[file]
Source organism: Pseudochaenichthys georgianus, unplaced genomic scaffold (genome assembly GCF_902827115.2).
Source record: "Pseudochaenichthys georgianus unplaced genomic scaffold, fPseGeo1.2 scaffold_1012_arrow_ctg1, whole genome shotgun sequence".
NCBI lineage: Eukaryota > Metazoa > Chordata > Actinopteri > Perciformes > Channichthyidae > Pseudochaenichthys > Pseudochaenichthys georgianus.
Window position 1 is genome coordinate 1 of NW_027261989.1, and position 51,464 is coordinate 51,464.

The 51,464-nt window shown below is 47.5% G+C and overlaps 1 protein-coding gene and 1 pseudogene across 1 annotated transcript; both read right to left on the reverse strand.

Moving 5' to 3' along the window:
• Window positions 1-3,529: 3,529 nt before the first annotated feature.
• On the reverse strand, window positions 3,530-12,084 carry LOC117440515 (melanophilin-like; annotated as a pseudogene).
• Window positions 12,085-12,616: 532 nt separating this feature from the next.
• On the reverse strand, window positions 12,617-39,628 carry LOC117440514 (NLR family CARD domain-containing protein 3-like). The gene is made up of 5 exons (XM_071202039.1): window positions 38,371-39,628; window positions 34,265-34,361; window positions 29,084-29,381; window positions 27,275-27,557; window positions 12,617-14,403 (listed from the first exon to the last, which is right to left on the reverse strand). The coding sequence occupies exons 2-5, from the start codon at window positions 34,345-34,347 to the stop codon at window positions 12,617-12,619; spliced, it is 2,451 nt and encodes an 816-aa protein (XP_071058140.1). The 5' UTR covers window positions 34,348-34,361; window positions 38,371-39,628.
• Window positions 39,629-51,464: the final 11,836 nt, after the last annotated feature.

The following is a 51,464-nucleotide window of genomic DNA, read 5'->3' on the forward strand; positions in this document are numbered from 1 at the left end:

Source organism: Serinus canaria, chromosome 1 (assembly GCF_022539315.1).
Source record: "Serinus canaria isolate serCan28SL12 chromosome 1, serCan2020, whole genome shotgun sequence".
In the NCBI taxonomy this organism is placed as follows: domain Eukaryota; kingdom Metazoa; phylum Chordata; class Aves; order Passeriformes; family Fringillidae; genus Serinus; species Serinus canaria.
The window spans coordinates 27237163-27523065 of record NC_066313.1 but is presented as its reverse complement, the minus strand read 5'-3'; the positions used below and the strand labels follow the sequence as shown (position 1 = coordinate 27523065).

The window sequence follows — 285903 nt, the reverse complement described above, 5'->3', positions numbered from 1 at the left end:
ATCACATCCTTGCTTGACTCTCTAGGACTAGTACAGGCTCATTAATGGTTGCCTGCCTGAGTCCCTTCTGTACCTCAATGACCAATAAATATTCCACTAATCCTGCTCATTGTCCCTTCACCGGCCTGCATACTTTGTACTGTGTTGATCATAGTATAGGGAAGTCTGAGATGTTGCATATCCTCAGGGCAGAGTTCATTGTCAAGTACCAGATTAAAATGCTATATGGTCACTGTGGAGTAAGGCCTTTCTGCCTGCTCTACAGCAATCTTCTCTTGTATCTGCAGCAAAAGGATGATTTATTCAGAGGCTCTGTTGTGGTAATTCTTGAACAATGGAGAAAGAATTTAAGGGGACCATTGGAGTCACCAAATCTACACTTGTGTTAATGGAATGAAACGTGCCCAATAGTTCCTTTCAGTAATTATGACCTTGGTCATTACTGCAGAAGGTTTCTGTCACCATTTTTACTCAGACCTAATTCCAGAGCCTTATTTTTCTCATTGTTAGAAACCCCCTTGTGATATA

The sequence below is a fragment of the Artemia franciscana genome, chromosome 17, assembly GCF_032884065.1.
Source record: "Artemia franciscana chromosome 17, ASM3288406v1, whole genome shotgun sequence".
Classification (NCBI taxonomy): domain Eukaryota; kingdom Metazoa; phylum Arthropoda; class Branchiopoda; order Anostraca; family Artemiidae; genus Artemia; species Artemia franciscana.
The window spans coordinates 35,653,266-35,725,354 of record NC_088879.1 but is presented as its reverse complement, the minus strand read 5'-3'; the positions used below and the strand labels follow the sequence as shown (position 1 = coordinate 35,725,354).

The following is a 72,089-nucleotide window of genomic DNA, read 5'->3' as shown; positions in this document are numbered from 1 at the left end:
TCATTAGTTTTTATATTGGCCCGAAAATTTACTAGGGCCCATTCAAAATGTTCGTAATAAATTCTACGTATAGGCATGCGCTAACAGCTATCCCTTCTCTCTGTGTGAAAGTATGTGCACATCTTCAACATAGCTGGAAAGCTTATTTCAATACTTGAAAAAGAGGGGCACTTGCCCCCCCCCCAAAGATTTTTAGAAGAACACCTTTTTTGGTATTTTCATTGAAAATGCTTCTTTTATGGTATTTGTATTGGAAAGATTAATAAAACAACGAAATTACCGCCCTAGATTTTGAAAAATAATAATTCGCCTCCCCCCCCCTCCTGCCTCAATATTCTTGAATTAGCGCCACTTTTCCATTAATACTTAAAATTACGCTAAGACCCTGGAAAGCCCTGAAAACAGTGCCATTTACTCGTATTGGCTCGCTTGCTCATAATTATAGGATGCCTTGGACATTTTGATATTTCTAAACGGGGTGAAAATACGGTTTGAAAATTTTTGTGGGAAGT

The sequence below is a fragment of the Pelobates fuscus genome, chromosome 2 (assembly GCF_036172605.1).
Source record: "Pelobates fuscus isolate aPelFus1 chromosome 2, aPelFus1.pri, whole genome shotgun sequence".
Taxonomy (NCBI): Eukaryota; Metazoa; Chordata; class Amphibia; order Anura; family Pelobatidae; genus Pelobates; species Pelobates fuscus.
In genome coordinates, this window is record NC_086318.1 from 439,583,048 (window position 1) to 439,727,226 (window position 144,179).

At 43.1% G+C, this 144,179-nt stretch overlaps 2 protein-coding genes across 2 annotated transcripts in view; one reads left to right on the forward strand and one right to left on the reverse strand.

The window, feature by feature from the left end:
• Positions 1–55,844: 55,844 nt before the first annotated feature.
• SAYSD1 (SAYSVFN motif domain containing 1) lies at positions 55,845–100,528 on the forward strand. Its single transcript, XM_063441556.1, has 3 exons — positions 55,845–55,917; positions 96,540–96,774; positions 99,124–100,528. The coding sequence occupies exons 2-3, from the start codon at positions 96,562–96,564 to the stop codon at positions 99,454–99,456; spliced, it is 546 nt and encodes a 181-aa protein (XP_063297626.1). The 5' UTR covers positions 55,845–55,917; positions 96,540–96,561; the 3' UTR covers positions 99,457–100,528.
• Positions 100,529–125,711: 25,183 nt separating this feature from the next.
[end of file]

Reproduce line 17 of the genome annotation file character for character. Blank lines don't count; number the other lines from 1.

The window sequence follows — 285903 nt, the reverse complement described above, 5'->3', positions numbered from 1 at the left end: